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Ano Nuevo

Date 2005
Technique Drypoint, Mezzotint
Price $850.00
Exhibitor The Annex Galleries
Contact the Exhibitor 707.546.7352
artannex@aol.com
Buy From / See At This Exhibitor's Site

Ano Nuevo is a color mezzotint with roulette and drypoint created in January 2005 by American artist Byron McClintock. Ano Nuevo was printed chine collé on Akatosashi Kozo that is supported on Rives BFK heavyweight wove. This impression is pencil signed Byron, dated, and editioned 2/20 on the support sheet. It was printed by the artist from two copper plates and the platemark measures 12-1/4 x 9-11/16 inches.

Año Nuevo State Park encompasses Año Nuevo Island and Año Nuevo Point, which are known for the pinniped rookeries. Located in San Mateo County, the low, rocky, windswept point juts out into the Pacific Ocean about fifty-five south of San Francisco. This mezzotint is McClintock’s visceral response to the landscape and his colors, Naphthol red, raw sienna, and black, combine with his lines to give the image power, drama, and depth. 

Byron McClintock was born in Klamath Falls, Oregon in 1930. In 1946, he joined the Merchant Marines, sailing throughout the Pacific. He moved to San Francisco in 1949 and enrolled in the California School of Fine Arts (CSFA) where he studied under Edward Corbett, Richard Diebenkorn, and James Budd Dixon. During those years he served as class monitor for Dixon’s printmaking class and printed lithographs for many of the students. In the early 1950s, McClintock tended bar at Vesuvio Café, a saloon that was an important hangout for the Beat artists, and he shared a studio in the Mission District with Ernest Briggs.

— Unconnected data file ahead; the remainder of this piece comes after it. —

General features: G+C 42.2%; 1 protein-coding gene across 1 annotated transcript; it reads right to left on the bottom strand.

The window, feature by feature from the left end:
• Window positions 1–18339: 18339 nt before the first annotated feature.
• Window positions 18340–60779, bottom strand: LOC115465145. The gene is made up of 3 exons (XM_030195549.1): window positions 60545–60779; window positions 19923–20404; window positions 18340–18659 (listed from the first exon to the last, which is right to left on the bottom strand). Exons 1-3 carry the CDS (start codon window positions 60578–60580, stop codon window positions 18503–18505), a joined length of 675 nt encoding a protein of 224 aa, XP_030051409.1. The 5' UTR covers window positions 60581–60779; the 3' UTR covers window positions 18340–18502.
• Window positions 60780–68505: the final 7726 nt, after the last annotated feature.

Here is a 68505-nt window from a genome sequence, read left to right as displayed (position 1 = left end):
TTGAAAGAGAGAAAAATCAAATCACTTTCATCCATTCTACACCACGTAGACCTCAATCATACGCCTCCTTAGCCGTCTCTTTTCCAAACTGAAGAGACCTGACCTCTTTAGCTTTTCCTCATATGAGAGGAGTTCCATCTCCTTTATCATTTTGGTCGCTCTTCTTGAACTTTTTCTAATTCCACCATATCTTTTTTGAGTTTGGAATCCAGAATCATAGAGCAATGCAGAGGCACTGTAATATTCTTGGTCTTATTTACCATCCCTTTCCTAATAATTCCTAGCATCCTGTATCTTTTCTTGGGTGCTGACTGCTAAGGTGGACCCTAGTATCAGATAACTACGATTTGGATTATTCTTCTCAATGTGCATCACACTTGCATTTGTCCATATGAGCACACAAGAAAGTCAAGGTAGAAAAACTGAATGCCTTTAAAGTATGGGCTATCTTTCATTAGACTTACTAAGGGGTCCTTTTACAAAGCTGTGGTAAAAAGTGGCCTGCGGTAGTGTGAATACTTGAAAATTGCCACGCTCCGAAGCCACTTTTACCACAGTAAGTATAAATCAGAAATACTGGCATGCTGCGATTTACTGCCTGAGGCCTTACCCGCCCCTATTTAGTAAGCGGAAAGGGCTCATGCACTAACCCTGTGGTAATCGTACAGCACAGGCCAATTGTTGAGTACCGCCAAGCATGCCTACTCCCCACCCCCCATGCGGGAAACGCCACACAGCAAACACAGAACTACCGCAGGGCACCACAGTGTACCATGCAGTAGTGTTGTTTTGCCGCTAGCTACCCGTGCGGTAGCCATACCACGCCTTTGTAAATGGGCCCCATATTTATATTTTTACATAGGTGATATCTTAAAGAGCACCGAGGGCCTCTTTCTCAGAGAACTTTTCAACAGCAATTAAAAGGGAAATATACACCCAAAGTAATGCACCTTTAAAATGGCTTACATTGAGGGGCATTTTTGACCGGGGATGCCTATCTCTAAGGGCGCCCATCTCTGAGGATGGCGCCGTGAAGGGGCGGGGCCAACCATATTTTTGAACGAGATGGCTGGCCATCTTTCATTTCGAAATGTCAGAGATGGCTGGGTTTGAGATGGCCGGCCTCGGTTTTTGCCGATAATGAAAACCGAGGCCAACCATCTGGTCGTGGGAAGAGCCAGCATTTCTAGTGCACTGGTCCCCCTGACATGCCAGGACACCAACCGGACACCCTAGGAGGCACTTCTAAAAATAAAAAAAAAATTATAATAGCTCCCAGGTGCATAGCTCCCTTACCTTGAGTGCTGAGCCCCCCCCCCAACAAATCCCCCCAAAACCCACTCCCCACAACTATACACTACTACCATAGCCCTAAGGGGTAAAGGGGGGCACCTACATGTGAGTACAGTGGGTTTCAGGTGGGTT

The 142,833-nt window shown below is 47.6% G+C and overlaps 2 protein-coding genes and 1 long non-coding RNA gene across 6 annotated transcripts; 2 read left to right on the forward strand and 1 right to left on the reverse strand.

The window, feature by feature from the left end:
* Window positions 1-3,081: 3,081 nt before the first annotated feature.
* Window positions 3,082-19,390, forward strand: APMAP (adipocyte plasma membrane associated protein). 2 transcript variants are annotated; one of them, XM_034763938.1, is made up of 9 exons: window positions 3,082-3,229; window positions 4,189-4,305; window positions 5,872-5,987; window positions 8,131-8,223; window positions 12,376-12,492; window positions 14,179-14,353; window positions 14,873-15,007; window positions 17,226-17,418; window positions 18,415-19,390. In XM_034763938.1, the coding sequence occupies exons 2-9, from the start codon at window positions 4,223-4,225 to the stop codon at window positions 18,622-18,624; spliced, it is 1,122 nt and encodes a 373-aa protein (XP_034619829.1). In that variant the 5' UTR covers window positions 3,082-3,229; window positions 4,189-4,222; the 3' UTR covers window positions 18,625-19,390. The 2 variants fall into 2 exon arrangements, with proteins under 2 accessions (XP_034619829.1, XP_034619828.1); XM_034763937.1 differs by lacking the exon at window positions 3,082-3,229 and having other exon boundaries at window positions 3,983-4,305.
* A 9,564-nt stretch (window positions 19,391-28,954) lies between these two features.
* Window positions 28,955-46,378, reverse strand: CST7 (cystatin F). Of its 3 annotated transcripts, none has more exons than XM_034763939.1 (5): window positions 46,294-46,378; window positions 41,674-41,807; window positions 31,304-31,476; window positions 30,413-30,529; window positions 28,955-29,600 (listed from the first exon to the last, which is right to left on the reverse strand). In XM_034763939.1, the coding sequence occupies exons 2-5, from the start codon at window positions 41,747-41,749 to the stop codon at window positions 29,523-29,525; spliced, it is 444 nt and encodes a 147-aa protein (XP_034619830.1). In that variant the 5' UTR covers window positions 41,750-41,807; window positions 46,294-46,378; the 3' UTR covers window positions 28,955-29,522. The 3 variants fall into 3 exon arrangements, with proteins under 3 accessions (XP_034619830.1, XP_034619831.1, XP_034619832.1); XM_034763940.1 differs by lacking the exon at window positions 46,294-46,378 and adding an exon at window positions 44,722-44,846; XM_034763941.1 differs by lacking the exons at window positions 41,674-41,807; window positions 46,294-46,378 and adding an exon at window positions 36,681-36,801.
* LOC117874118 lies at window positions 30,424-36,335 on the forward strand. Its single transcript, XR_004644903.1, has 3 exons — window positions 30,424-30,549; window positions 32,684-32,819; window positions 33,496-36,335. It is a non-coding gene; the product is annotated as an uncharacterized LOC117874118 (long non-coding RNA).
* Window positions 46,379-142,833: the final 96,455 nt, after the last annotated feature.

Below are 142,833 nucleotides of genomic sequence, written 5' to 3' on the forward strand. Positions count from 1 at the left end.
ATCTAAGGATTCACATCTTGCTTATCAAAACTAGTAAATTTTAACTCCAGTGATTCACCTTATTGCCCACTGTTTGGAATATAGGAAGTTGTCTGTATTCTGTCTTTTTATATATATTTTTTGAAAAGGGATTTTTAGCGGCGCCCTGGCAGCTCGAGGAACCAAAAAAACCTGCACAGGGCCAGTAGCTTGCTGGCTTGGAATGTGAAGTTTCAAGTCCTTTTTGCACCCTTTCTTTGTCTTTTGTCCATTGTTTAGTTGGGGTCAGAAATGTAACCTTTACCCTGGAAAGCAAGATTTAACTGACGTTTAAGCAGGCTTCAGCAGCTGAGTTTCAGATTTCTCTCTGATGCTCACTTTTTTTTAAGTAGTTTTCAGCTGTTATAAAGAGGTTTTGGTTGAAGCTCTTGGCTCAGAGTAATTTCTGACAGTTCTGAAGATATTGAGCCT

McClintock served in the U.S. Army between 1953 and 1955. After his discharge, he returned to San Francisco where he co-owned Acme Photoengraving, a photoengraving business specializing in commercial advertising work, until 1980. During the 1960s McClintock exhibited his paintings at the John Boles Gallery in San Francisco and, in the late 1970s, he purchased a large studio on Howard Street and bought a press to return to printmaking.

New York Abstract Expressionist print collector, Charles Dean, rediscovered Byron McClintock in the early 1990s. The Whitney Museum of American Art purchased a few of his prints and included them in a Recent Acquisitions exhibition in 2004. At Dean’s urging, McClintock traveled to New York from the Pacific Northwest to see his work hanging in the Whitney. McClintock’s work is also in the collections of the Museum of Modern Art, New York; and the Library of Congress, Washington, D.C.